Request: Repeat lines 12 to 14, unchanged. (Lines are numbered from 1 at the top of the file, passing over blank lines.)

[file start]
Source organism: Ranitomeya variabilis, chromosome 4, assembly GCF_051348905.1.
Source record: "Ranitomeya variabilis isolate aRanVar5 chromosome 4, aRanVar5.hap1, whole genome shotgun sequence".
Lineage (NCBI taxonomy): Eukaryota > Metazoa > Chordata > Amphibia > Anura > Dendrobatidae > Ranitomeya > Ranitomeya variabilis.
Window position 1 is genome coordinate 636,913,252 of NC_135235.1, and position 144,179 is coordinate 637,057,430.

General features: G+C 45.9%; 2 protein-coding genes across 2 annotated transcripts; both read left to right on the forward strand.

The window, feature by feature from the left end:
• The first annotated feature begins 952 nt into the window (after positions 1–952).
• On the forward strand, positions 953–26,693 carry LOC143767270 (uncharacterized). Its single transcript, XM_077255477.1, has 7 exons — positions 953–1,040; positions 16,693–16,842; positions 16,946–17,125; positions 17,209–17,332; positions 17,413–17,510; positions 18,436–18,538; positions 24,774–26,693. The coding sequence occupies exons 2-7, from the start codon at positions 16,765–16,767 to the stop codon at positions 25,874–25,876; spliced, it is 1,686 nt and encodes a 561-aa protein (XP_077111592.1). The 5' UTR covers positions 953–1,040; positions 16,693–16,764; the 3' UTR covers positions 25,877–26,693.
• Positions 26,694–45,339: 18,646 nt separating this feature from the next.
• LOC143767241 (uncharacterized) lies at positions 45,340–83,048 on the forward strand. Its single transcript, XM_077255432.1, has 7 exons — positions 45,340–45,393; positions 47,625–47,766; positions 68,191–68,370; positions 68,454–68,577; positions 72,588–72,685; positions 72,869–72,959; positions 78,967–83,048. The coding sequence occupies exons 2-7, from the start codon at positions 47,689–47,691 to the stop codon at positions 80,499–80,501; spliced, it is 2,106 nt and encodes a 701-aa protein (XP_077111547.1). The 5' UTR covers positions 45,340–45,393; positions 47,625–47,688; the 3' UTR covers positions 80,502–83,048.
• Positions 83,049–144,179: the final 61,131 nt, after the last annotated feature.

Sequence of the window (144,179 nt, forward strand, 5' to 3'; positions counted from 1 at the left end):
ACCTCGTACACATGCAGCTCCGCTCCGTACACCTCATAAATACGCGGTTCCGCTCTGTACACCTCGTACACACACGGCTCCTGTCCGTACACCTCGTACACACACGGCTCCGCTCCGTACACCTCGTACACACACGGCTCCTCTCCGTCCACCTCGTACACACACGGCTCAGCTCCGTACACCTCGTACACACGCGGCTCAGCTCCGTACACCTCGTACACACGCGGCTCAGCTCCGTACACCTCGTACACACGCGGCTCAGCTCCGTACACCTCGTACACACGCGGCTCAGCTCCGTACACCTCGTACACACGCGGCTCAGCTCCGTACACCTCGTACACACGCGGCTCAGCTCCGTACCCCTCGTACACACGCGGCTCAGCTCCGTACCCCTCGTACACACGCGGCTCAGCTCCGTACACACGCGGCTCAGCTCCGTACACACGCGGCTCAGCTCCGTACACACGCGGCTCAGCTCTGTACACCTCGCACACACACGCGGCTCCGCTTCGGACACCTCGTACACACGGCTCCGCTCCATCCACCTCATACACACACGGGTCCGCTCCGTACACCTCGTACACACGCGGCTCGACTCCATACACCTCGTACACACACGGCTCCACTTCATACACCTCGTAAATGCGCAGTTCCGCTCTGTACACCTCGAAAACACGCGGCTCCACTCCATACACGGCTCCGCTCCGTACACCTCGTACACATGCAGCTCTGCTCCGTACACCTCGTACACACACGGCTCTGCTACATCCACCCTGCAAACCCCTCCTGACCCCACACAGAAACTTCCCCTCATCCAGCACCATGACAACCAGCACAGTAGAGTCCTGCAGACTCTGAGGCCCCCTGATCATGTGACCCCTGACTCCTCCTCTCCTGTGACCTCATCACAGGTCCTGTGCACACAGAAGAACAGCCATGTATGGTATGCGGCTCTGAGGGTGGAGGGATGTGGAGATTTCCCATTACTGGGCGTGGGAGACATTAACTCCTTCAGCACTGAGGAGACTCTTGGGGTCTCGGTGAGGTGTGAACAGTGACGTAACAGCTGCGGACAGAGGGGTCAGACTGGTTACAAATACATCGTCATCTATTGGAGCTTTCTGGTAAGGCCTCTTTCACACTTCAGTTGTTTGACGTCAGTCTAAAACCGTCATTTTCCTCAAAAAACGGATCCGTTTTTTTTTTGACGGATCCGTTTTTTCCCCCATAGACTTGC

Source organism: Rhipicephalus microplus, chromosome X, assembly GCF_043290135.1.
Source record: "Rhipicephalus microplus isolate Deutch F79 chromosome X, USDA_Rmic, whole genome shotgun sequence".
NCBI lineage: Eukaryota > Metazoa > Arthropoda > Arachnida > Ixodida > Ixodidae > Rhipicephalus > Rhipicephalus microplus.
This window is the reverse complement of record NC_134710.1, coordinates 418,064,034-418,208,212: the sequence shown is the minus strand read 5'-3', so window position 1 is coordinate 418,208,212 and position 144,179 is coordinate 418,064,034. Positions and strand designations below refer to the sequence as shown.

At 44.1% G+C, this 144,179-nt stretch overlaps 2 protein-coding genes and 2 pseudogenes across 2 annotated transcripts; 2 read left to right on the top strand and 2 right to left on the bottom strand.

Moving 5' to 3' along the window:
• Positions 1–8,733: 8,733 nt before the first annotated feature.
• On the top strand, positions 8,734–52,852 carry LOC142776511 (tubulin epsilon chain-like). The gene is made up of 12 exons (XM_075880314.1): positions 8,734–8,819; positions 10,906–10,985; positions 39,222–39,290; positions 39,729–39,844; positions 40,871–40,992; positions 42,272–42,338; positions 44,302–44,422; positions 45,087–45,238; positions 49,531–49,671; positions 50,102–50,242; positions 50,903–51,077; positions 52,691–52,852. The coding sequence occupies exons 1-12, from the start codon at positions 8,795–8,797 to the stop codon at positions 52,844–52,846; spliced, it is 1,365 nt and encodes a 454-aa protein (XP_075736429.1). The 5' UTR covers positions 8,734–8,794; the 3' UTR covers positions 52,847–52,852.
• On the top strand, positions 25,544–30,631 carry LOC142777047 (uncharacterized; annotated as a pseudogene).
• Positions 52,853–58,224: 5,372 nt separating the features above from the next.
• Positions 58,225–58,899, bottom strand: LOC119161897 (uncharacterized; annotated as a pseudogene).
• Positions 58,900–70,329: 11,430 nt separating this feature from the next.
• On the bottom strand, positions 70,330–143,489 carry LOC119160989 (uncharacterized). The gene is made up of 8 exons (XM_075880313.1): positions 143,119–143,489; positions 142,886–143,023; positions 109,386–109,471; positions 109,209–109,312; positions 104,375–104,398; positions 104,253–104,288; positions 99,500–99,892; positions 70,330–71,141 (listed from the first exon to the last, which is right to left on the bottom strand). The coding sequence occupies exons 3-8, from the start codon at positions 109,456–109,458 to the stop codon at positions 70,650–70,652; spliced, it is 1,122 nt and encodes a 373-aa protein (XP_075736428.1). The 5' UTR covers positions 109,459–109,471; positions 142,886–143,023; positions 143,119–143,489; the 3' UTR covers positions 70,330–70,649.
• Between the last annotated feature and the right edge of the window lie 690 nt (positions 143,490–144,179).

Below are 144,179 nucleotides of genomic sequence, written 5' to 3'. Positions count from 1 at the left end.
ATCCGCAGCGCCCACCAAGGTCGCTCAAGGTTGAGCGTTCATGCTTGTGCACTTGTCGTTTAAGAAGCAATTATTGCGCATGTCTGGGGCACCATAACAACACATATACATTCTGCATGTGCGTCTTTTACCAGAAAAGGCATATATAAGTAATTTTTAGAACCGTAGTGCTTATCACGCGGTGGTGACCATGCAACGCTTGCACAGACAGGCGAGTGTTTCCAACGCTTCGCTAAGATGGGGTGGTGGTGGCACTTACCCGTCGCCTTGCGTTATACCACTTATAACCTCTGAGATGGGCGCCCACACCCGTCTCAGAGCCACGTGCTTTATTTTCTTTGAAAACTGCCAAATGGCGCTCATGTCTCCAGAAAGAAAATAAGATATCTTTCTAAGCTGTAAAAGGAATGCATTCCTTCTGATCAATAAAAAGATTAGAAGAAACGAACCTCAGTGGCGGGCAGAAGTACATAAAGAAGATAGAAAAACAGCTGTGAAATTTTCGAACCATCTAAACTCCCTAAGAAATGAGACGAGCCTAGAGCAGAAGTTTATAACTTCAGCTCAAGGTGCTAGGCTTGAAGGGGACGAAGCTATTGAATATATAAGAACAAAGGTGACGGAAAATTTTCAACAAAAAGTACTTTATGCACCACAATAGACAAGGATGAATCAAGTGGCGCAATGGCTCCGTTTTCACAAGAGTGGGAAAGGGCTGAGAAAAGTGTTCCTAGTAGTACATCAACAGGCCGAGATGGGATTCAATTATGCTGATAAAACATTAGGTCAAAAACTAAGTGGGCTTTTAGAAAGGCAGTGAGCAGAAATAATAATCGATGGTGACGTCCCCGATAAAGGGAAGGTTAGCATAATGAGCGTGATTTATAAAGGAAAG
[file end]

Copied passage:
Sequence of the window (144,179 nt, forward strand, 5' to 3'; positions counted from 1 at the left end):
ACCTCGTACACATGCAGCTCCGCTCCGTACACCTCATAAATACGCGGTTCCGCTCTGTACACCTCGTACACACACGGCTCCTGTCCGTACACCTCGTACACACACGGCTCCGCTCCGTACACCTCGTACACACACGGCTCCTCTCCGTCCACCTCGTACACACACGGCTCAGCTCCGTACACCTCGTACACACGCGGCTCAGCTCCGTACACCTCGTACACACGCGGCTCAGCTCCGTACACCTCGTACACACGCGGCTCAGCTCCGTACACCTCGTACACACGCGGCTCAGCTCCGTACACCTCGTACACACGCGGCTCAGCTCCGTACACCTCGTACACACGCGGCTCAGCTCCGTACCCCTCGTACACACGCGGCTCAGCTCCGTACCCCTCGTACACACGCGGCTCAGCTCCGTACACACGCGGCTCAGCTCCGTACACACGCGGCTCAGCTCCGTACACACGCGGCTCAGCTCTGTACACCTCGCACACACACGCGGCTCCGCTTCGGACACCTCGTACACACGGCTCCGCTCCATCCACCTCATACACACACGGGTCCGCTCCGTACACCTCGTACACACGCGGCTCGACTCCATACACCTCGTACACACACGGCTCCACTTCATACACCTCGTAAATGCGCAGTTCCGCTCTGTACACCTCGAAAACACGCGGCTCCACTCCATACACGGCTCCGCTCCGTACACCTCGTACACATGCAGCTCTGCTCCGTACACCTCGTACACACACGGCTCTGCTACATCCACCCTGCAAACCCCTCCTGACCCCACACAGAAACTTCCCCTCATCCAGCACCATGACAACCAGCACAGTAGAGTCCTGCAGACTCTGAGGCCCCCTGATCATGTGACCCCTGACTCCTCCTCTCCTGTGACCTCATCACAGGTCCTGTGCACACAGAAGAACAGCCATGTATGGTATGCGGCTCTGAGGGTGGAGGGATGTGGAGATTTCCCATTACTGGGCGTGGGAGACATTAACTCCTTCAGCACTGAGGAGACTCTTGGGGTCTCGGTGAGGTGTGAACAGTGACGTAACAGCTGCGGACAGAGGGGTCAGACTGGTTACAAATACATCGTCATCTATTGGAGCTTTCTGGTAAGGCCTCTTTCACACTTCAGTTGTTTGACGTCAGTCTAAAACCGTCATTTTCCTCAAAAAACGGATCCGTTTTTTTTTTGACGGATCCGTTTTTTCCCCCATAGACTTGC

Source organism: Rhipicephalus microplus, chromosome X, assembly GCF_043290135.1.